FAREED ZAKARIA, “GPS”
On Friday morning, Britain voted to withdraw from the European Union—ending a decades-old, deeply-intertwined economic and political association. Then, Scotland's First Minister proposed a vote to break away from Britain, ending the 300-year union between them. The leaders in Northern Ireland floated a similar idea. Meanwhile, the British Prime Minister announced that he would resign, the head of the opposition Labour Party might well be forced out as well—oh, and global markets lost ＄2 trillion dollars of value, all in one day.
The economic and political consequences of Brexit will become clearer in the weeks and months ahead. It seems to me there is going to be considerable remorse and regret among those who voted for Brexit without really understanding what it meant.
But however that plays out, there is one lesson that I think we can take from the Brexit referendum, regardless, that applies across the English Channel to other European countries, and across the Atlantic to the United States.
We are now watching the emergence of a new political divide that is likely to shape the politics of the Western world for the next 50 years.
Who voted for Brexit? Sixty-eight percent of Britons who did not finish high school, according to The Wall Street Journal. And who voted against it, in other words, who voted to stay in Europe? Seventy percent of college graduates.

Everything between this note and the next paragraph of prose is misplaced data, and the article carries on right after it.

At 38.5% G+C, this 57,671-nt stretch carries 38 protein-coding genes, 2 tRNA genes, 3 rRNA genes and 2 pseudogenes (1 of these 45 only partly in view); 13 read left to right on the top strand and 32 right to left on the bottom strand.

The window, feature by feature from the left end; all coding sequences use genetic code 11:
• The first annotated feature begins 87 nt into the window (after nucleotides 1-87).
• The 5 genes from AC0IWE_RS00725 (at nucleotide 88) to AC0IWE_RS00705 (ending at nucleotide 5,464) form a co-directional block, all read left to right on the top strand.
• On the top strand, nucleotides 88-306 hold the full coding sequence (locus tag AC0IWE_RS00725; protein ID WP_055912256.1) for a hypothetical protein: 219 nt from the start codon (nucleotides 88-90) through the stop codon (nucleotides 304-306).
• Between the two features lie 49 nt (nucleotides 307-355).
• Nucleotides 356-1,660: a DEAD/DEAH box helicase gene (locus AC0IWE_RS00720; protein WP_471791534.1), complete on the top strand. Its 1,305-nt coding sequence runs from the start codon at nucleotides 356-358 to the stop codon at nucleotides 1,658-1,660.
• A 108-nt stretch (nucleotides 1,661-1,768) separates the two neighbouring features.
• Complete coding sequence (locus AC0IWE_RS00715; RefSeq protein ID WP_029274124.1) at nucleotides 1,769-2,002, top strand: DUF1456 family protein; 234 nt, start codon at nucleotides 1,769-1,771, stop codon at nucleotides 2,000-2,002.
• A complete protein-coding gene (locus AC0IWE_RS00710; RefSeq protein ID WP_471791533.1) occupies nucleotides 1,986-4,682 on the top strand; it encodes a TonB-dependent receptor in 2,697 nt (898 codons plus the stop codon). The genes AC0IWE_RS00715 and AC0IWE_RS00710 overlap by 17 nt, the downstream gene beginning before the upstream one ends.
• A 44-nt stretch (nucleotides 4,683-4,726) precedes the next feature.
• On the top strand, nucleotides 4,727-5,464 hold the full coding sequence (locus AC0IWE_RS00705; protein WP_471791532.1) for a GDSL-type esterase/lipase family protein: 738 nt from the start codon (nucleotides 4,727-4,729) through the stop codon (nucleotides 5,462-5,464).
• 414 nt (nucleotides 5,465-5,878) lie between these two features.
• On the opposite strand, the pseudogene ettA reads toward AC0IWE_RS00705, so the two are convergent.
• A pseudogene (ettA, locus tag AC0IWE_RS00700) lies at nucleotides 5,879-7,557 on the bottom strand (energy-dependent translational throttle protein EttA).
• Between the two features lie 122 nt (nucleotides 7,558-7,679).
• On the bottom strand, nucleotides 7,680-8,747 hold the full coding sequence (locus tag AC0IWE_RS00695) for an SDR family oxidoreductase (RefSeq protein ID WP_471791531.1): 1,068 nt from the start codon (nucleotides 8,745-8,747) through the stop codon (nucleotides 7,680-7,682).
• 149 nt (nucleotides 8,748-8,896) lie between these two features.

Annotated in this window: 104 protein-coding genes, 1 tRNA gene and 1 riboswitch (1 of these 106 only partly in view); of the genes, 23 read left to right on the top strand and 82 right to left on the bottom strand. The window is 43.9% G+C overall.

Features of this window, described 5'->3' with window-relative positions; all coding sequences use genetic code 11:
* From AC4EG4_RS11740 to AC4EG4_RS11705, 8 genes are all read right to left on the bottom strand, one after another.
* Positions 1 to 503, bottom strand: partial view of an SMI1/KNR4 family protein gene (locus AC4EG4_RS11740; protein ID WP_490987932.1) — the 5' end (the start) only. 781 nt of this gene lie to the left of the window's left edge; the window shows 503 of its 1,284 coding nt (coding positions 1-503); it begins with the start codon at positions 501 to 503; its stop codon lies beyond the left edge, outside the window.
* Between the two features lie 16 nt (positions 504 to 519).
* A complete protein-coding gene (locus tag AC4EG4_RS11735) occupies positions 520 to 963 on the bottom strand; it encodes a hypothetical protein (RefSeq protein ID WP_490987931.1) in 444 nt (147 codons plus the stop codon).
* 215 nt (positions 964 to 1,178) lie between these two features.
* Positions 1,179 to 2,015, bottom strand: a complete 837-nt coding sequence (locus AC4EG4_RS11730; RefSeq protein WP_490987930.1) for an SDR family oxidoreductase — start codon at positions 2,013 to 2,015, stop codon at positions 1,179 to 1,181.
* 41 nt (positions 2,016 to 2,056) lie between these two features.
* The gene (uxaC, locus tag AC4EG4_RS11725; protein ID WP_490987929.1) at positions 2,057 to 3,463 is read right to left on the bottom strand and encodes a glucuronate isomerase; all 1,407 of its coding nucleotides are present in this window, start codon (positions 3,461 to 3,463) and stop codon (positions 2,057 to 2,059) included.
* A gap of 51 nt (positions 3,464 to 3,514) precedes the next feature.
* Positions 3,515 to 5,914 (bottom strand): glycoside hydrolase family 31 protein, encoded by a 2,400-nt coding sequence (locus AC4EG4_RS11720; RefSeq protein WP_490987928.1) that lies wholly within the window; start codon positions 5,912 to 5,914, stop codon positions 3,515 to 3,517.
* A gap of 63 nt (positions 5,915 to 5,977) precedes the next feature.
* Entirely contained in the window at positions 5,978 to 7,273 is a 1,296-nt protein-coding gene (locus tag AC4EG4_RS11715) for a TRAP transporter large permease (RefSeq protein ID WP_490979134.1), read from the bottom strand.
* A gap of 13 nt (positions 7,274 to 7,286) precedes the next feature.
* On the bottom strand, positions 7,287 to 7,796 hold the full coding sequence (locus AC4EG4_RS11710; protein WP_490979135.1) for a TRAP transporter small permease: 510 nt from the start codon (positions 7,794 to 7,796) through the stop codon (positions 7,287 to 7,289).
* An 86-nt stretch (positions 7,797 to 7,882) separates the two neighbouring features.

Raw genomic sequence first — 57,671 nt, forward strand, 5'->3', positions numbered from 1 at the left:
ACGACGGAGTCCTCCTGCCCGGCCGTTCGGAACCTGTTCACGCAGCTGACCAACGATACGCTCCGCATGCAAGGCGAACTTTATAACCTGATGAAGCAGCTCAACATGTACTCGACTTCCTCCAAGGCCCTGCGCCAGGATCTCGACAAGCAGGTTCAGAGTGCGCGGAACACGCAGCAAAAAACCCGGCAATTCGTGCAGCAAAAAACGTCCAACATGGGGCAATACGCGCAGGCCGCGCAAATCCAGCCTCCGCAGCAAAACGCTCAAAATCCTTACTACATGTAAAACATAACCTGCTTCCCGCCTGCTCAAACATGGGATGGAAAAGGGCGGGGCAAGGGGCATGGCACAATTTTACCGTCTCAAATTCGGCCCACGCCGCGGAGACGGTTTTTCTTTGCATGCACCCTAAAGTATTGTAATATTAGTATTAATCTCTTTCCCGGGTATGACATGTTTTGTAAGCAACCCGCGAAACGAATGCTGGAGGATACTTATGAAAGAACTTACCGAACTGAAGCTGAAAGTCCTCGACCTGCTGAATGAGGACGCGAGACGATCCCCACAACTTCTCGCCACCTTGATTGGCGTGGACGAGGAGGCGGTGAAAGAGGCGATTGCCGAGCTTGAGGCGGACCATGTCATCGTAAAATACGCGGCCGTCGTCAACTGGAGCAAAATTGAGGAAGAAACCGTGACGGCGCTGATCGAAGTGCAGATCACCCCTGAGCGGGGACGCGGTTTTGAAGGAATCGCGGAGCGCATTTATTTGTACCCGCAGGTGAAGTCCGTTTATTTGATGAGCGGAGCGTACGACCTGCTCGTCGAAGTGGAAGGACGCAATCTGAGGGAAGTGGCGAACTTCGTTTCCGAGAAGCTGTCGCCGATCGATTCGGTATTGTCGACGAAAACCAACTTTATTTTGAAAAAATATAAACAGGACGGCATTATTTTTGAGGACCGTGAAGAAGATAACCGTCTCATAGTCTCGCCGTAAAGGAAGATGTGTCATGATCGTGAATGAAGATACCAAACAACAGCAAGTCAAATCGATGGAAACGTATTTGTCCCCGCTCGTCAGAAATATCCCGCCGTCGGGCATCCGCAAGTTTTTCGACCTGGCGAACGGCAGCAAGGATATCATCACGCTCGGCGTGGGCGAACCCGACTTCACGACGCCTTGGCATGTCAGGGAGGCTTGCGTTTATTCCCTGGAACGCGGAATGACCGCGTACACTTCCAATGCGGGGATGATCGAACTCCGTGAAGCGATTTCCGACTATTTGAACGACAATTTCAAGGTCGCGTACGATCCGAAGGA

Those who voted for Brexit were disproportionately older, white, working-class, less-educated and poorer. Those who voted to remain in Europe were younger, ethnically diverse, better-educated and better-off.
These divisions will sound familiar to Americans because, for the most part, they mirror the divide we are seeing in this presidential election.
The single factor that best predicts a Trump voter is a college degree. If you have it, you say you will vote against him; if you don't, you're for him.
The Economist recently did a survey of Europe's little Trumps—the series of populists who are gaining ground across the continent. Looking at the data, it concluded that, quote, “support for xenophobic populism is strongest among those who are older, non-university-educated, working-class, white and male.” Those against, again, tended to be younger, educated, working in service and professional jobs, and comfortable with diversity.
This divide is rooted in the central reality of our times—a world that is being reshaped by globalization and technology. These forces produce enormous advances, but also enormous disruptions, rendering obsolete companies, indeed entire industries, within just years.
But it's not just about economics. The most disruptive element of all has turned out to be not the free and fast movement of goods, services and information, but people.
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